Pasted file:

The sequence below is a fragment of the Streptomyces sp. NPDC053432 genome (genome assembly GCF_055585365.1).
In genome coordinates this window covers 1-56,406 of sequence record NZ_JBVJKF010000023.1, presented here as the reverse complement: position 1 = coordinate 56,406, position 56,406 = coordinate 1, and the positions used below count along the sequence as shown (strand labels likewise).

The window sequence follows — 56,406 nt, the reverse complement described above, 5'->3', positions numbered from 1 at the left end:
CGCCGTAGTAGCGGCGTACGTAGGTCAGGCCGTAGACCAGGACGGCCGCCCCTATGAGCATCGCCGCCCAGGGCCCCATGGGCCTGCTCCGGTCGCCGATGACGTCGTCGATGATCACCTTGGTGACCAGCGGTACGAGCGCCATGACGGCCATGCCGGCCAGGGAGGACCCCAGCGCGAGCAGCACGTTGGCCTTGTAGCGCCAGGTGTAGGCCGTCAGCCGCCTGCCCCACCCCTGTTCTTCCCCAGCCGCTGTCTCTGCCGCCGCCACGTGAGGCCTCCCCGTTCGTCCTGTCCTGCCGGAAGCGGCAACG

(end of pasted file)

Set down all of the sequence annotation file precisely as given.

The sequence below is a fragment of the Streptomyces sp. NPDC053432 genome (genome assembly GCF_055585365.1).
In genome coordinates this window covers 1-56,406 of sequence record NZ_JBVJKF010000023.1, presented here as the reverse complement: position 1 = coordinate 56,406, position 56,406 = coordinate 1, and the positions used below count along the sequence as shown (strand labels likewise).

The window sequence follows — 56,406 nt, the reverse complement described above, 5'->3', positions numbered from 1 at the left end:
CGCCGTAGTAGCGGCGTACGTAGGTCAGGCCGTAGACCAGGACGGCCGCCCCTATGAGCATCGCCGCCCAGGGCCCCATGGGCCTGCTCCGGTCGCCGATGACGTCGTCGATGATCACCTTGGTGACCAGCGGTACGAGCGCCATGACGGCCATGCCGGCCAGGGAGGACCCCAGCGCGAGCAGCACGTTGGCCTTGTAGCGCCAGGTGTAGGCCGTCAGCCGCCTGCCCCACCCCTGTTCTTCCCCAGCCGCTGTCTCTGCCGCCGCCACGTGAGGCCTCCCCGTTCGTCCTGTCCTGCCGGAAGCGGCAACG